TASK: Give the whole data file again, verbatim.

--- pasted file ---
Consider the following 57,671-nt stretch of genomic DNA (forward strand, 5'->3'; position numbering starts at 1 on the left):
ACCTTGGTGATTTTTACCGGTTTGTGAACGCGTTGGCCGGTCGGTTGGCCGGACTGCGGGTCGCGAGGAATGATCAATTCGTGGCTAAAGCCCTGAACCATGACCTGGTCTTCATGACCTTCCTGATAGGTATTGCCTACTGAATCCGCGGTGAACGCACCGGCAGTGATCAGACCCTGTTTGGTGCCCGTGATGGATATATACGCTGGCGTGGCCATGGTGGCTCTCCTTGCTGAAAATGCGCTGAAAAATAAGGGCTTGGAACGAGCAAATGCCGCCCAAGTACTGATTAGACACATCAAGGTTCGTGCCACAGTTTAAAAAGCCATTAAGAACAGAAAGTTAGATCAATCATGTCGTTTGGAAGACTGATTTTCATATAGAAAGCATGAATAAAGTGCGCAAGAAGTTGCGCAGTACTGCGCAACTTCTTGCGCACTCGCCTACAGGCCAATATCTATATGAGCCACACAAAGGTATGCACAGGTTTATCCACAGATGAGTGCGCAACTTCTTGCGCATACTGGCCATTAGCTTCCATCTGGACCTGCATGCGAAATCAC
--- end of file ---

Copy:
Consider the following 57,671-nt stretch of genomic DNA (forward strand, 5'->3'; position numbering starts at 1 on the left):
ACCTTGGTGATTTTTACCGGTTTGTGAACGCGTTGGCCGGTCGGTTGGCCGGACTGCGGGTCGCGAGGAATGATCAATTCGTGGCTAAAGCCCTGAACCATGACCTGGTCTTCATGACCTTCCTGATAGGTATTGCCTACTGAATCCGCGGTGAACGCACCGGCAGTGATCAGACCCTGTTTGGTGCCCGTGATGGATATATACGCTGGCGTGGCCATGGTGGCTCTCCTTGCTGAAAATGCGCTGAAAAATAAGGGCTTGGAACGAGCAAATGCCGCCCAAGTACTGATTAGACACATCAAGGTTCGTGCCACAGTTTAAAAAGCCATTAAGAACAGAAAGTTAGATCAATCATGTCGTTTGGAAGACTGATTTTCATATAGAAAGCATGAATAAAGTGCGCAAGAAGTTGCGCAGTACTGCGCAACTTCTTGCGCACTCGCCTACAGGCCAATATCTATATGAGCCACACAAAGGTATGCACAGGTTTATCCACAGATGAGTGCGCAACTTCTTGCGCATACTGGCCATTAGCTTCCATCTGGACCTGCATGCGAAATCAC